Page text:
Author(s): Bernard Cornwell
The year is 878 and Wessex is free from the Vikings. Uhtred, the dispossessed son of a Northumbrian lord, helped Alfred win that victory, but now he is disgusted by Alfred's lack of generosity and repelled by the king's insistent piety. He flees Wessex, going back north to seek revenge for the killing of his foster father and to rescue his stepsister, captured in the same raid. He needs to find his old enemy, Kjartan, a renegade Danish lord who lurks in the formidable stronghold of Dunholm. Uhtred arrives in the north to discover rebellion, chaos and fear. His only ally is Hild, a West Saxon nun fleeing her calling, and his best hope is his sword, with which he has made a formidable reputation as a warrior. He will need the assistance of other warriors if he is to attack Dunholm and he finds Guthred, a slave who believes he is a king. He takes him across the Pennines to where a desperate alliance of fanatical Christians and beleaguered Danes form a new army to confront the terrible Viking lords who rule Northumbria. The Lords of the North is a powerful story of betrayal, romance and struggle, set in an England of turmoil, upheaval and glory. Uhtred, a Northumbrian raised as a Viking, a man without lands, a warrior without a country, has become a splendid heroic figure.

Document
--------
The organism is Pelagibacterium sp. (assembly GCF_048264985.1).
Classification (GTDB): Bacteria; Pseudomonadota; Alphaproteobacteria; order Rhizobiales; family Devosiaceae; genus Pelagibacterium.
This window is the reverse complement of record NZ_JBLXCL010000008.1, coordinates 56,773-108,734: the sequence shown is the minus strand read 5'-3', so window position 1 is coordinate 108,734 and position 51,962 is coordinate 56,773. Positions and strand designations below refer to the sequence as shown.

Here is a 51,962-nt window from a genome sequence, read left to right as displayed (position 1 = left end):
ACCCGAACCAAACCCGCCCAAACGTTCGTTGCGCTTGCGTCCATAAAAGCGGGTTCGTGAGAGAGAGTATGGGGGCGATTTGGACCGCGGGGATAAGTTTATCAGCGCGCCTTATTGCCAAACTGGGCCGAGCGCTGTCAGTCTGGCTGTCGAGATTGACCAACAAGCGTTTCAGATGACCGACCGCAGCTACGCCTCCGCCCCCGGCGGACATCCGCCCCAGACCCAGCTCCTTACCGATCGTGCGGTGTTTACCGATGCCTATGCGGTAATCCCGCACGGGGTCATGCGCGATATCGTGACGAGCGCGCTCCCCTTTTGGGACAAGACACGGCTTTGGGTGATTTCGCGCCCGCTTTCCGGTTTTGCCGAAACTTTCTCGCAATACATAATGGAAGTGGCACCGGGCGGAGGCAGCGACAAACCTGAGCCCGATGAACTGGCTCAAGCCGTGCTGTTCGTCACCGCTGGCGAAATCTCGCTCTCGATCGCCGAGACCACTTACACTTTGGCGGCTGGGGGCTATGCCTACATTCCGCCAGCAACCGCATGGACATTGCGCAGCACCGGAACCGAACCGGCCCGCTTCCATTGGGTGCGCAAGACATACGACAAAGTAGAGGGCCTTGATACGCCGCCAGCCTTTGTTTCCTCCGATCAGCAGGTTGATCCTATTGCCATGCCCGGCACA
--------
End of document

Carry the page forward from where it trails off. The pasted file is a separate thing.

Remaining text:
'Bernard Cornwell is a literary miracle. Year after year, hail, rain, snow, war and political upheavals fail to prevent him from producing the most entertaining and readable historical novels of his generation.' Daily Mail 'Cornwell's narration is quite masterly and supremely well-researched.' Observer
Bernard Cornwell worked for BBC Television for seven years, mostly as a producer on the Nationwide programme, before taking charge of the Current Affairs department in Northern Ireland. In 1978 he became editor of Thames Television's Thames at Six. Married to an American, he now lives in the United States.